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Introduction: One major factor that plays a role in any child’s life is the color of his toothbrush, his shoes as well as his hearing aids. Therefore, this research was designed to monitor the effect of hearing aid color on the regularity of hearing aid use in children.
Method: Twenty-four children (13 females and 13 males) with severe to profound hearing loss participated in this study. Two children were excluded (two males) due to color blindness. They used traditional beige hearing aids for two month and colored hearing aids for more than two months. Data logging was used to assess the regularity of hearing aid use.
Results: Red and purple was preferred by female children while dark blue and gray were preferred by males but the majority of participants preferred red color. Children used their colored hearing aids for more time than their traditional beige devices (P < 0.01). Color, gender and age were the major factors that affected the regularity of use of hearing aids in those children.
Conclusion: Color of hearing aids can play a major role in assisting the regularity of use of hearing aids in young children.
Children born with a permanent hearing loss run the risk of lifelong speech deficits and delays in the acquisition of language. Deficits in speech and language may result in poor academic performance, psycho-social difficulties, behavior and emotional problems . Children have different requirements of their hearing. Several related but unique adult-child differences emerge from the literature :
Children are learning language, and do not have the capacity to “fill in the blanks” for sounds not audible in the way that adult listeners have.
Children spend most of their time listening to the speech of other children and women, which has greater high frequency content than that of adult males. This places greater importance on providing audibility for the high-frequency cues of speech when providing hearing aids for the pediatric population.
Children who use hearing aids must develop the ability to use information acquired while hearing amplified, processed sound. Children fit with hearing aids that fail to render audible the full set of speech cues are at risk of deficits in speech production and/or learning.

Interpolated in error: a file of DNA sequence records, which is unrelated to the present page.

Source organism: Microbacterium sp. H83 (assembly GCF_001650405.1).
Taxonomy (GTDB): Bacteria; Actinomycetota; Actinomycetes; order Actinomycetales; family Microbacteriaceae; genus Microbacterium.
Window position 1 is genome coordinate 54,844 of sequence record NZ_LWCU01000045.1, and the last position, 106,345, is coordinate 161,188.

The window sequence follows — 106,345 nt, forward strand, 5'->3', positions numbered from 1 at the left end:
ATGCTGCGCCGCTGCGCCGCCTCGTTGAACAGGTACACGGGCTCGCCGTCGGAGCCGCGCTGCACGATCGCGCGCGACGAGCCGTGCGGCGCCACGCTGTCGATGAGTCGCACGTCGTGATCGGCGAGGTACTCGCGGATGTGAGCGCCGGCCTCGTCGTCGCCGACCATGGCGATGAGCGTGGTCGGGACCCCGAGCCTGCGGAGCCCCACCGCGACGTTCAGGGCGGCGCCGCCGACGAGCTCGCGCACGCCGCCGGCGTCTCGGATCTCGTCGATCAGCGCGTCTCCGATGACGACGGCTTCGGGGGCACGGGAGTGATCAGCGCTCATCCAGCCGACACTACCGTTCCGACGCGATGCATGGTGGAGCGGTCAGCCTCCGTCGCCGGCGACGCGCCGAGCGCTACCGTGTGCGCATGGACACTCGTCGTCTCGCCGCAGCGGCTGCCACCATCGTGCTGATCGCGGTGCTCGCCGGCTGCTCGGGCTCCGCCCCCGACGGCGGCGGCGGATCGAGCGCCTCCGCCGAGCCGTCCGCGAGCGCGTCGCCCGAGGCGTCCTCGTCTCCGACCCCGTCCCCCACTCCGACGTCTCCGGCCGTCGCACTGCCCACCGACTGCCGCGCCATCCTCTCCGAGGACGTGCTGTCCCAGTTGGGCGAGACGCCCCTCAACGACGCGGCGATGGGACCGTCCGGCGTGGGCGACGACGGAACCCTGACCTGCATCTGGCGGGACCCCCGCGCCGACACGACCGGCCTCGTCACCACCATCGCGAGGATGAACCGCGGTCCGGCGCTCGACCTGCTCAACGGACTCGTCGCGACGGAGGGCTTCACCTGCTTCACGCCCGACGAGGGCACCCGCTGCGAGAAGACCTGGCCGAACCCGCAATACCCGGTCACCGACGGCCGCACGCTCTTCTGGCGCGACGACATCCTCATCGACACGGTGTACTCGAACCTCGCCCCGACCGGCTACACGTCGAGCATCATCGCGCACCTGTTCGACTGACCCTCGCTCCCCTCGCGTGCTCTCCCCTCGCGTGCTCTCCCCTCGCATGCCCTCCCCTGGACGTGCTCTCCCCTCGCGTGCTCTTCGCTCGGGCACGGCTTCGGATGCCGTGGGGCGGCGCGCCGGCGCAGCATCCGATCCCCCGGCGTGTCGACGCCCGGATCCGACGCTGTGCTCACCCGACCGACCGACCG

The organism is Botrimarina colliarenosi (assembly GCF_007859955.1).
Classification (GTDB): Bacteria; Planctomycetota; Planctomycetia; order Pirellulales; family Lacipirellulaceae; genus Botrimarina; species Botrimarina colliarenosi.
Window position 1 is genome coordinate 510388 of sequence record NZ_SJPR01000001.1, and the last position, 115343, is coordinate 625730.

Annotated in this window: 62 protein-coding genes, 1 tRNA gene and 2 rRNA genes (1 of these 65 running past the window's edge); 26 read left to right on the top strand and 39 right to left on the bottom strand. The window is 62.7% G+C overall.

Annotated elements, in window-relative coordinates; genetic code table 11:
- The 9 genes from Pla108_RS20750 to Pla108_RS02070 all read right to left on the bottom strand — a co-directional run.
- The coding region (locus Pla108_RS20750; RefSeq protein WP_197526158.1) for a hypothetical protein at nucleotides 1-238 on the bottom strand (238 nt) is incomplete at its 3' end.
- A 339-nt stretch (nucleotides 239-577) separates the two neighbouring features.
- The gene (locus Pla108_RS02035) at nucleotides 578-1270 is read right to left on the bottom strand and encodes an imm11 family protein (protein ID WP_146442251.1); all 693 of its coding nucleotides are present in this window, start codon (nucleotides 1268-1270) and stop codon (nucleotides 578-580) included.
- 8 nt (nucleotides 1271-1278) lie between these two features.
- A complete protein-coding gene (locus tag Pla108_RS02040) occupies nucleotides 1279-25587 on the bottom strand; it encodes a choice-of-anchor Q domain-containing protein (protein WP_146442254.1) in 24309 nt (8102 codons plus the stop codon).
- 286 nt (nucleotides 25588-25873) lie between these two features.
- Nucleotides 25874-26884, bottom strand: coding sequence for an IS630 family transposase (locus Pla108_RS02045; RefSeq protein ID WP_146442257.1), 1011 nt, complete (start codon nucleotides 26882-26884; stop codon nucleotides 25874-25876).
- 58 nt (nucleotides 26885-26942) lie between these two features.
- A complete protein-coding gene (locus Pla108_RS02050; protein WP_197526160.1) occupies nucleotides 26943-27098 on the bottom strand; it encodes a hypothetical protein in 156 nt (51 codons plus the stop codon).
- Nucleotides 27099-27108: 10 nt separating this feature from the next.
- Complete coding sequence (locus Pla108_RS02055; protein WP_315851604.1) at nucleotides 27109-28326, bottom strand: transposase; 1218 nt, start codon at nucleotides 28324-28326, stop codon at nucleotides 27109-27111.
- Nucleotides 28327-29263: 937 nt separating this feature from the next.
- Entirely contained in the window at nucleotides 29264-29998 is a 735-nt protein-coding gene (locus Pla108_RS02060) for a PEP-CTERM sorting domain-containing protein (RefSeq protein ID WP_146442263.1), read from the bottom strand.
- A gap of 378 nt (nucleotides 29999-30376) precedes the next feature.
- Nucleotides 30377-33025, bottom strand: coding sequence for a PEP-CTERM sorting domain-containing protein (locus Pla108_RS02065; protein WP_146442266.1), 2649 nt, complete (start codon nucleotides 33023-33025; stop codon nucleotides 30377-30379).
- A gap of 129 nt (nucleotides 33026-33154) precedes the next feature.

Children have more demanding listening requirements than adults for understanding speech, particularly when the listening situation is difficult (low in level, noisy, and/or reverberant). Enhancement of audibility is required to support better speech understanding, either through increased level, increased signal-to-noise ratio, or improvement of the listening environment. Prescriptive targets for children may specify greater outputs in quiet environments than for adults. Strategies for hearing aid use in the classroom should include strategies or devices to address the effects of distance and reverberation.
Children’s hearing aid use is typically mediated by a caregiver, at least through the early years of life. For this reason, issues of device use and monitoring, and caregiver training, are unique challenges in the pediatric population.
Most of these concerns will not be addressed if the child’s rejects the use of his hearing aids or uses them irregularly. One major factor that plays a role in any child’s life is the color of his
toothbrush, his shoes as well as his hearing aids. Therefore, this
research is designed to monitor the effect of hearing aid color on
the regularity of hearing aid use in children.
Twenty-six children (13 females and 13 males) with severe
to profound hearing loss were selected for this study. Two
children were excluded (two males) due to color blindness after
being tested in the ophthalmology outpatient clinic. Thus, 24
cases continued the research (13 females and 11 males). Their